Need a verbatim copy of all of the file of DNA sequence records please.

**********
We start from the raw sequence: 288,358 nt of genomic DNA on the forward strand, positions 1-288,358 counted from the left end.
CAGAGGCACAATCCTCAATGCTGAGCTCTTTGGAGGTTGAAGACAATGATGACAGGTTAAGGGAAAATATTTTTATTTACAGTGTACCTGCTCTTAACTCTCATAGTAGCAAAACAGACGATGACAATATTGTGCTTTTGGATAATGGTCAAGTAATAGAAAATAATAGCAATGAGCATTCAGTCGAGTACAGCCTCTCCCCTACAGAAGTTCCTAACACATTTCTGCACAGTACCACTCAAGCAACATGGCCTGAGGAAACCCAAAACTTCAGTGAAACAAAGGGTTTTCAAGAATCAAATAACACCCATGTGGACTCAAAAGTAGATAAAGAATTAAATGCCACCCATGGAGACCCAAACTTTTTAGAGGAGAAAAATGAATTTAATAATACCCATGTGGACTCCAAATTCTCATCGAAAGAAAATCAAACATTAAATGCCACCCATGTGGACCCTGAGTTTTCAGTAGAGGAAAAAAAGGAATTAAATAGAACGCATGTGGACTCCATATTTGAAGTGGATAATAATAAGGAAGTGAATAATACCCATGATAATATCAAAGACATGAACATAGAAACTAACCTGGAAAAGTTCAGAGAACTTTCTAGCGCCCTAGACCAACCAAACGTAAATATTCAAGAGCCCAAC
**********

We start from the raw sequence: 288,358 nt of genomic DNA on the forward strand, positions 1-288,358 counted from the left end.
CAGAGGCACAATCCTCAATGCTGAGCTCTTTGGAGGTTGAAGACAATGATGACAGGTTAAGGGAAAATATTTTTATTTACAGTGTACCTGCTCTTAACTCTCATAGTAGCAAAACAGACGATGACAATATTGTGCTTTTGGATAATGGTCAAGTAATAGAAAATAATAGCAATGAGCATTCAGTCGAGTACAGCCTCTCCCCTACAGAAGTTCCTAACACATTTCTGCACAGTACCACTCAAGCAACATGGCCTGAGGAAACCCAAAACTTCAGTGAAACAAAGGGTTTTCAAGAATCAAATAACACCCATGTGGACTCAAAAGTAGATAAAGAATTAAATGCCACCCATGGAGACCCAAACTTTTTAGAGGAGAAAAATGAATTTAATAATACCCATGTGGACTCCAAATTCTCATCGAAAGAAAATCAAACATTAAATGCCACCCATGTGGACCCTGAGTTTTCAGTAGAGGAAAAAAAGGAATTAAATAGAACGCATGTGGACTCCATATTTGAAGTGGATAATAATAAGGAAGTGAATAATACCCATGATAATATCAAAGACATGAACATAGAAACTAACCTGGAAAAGTTCAGAGAACTTTCTAGCGCCCTAGACCAACCAAACGTAAATATTCAAGAGCCCAAC